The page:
Among the 20,000 fans who attended the match in Milan on June 7 was a Bologna follower named Leandro Arpinati. He was founder of the second fascist movement in the city and had connections with the Italian Football Federation. He was also friends with Mussolini, the two having previously collaborated on the socialist newspaper La lotta di classe before their moves towards fascism.

It was not uncommon to see high-profile fascists attending football games. Mussolini’s regime went to great lengths to champion Calcio, both as a vehicle of national identity and a conduit for spreading political ideology. At times, they directly interfered in Italy’s national game, especially when it suited them.

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The referee for the first Genoa-Bologna tie-break game was Giovanni Mauro, a former Milan and Inter player who worked as a lawyer but was still asked to officiate important matches.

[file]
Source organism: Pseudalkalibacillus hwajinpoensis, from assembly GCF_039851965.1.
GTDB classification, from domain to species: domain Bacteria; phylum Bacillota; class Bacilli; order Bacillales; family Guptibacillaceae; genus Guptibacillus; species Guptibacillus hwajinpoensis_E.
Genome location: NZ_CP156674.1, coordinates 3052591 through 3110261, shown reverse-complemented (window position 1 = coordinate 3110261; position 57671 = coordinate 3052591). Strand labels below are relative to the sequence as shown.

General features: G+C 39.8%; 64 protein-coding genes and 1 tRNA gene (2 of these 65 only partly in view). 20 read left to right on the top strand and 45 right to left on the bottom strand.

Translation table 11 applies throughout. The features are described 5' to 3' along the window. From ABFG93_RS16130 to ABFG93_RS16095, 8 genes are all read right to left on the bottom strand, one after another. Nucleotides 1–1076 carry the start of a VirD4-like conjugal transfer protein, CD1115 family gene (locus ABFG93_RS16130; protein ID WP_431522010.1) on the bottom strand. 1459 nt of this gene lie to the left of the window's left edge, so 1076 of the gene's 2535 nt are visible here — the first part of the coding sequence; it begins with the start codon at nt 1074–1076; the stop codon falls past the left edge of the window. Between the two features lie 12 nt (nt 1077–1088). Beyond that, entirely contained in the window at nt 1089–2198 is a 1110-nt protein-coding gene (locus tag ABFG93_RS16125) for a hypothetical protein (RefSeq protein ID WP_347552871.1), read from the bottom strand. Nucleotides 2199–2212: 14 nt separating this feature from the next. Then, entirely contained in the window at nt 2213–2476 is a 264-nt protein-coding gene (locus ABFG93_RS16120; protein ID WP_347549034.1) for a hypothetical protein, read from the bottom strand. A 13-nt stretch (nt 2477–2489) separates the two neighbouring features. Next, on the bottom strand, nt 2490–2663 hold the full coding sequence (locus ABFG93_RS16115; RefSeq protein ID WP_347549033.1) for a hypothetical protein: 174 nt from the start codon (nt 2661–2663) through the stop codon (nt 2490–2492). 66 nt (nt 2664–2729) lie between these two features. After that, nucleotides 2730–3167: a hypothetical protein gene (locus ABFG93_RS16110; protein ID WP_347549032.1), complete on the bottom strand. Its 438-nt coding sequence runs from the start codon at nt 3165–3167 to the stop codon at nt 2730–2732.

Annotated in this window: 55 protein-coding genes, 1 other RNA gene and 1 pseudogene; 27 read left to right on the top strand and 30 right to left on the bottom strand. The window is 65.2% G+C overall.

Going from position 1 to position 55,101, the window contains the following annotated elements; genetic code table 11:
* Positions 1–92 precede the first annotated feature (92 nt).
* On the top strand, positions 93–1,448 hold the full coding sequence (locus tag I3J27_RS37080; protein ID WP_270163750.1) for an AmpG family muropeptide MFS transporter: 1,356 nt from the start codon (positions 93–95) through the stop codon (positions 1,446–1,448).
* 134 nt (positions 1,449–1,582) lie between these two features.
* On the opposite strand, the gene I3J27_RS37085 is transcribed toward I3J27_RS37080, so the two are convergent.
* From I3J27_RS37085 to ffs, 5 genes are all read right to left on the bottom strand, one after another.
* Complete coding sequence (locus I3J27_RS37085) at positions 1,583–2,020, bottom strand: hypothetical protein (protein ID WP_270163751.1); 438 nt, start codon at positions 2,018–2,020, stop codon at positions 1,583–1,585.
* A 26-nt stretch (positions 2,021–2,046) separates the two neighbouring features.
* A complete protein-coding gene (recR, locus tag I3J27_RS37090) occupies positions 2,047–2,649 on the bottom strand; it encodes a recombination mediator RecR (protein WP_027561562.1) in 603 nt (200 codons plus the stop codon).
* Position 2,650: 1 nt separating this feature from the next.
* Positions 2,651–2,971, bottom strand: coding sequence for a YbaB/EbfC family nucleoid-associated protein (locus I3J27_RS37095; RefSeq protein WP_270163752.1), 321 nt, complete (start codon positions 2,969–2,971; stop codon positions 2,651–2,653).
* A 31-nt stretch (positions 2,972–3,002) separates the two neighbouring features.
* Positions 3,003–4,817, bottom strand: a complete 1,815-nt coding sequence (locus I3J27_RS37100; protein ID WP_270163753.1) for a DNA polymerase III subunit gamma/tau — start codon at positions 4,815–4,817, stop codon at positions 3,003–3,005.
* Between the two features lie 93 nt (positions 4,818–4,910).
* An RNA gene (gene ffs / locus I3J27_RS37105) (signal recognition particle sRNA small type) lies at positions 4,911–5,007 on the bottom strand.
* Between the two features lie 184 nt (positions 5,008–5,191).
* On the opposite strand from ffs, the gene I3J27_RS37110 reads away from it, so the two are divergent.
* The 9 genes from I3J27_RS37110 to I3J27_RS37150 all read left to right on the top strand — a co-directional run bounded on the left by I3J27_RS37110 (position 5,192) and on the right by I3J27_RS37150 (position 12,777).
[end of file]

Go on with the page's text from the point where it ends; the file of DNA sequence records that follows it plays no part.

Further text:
On the field, Genoa took command and went into halftime with a 2-0 lead. In the second period, a resurgent Bologna came close when Muzzioli’s powerful close-range effort was turned away for a corner by Genoa keeper De Pra.

Then came the moment of controversy. A group of Bologna fans led by fascist Blackshirts surrounded referee Mauro. They claimed the ball had gone through a hole in the net before going behind for a corner and a goal should be given. After 15 minutes of protest and intimidation, the referee bowed to pressure and awarded the goal.

With just eight minutes left, amid growing tension, Bologna’s Schiavio scored the equaliser to take the game to extra time. However, following a conversation with the referee, Genoa refused to play on.

The official assured players and staff he would speak to the Federation and have the match awarded to the Ligurian side, stating he had only carried on to avoid further trouble and potential violence. Indeed, under Federation rules, a pitch invasion was punishable by forfeit.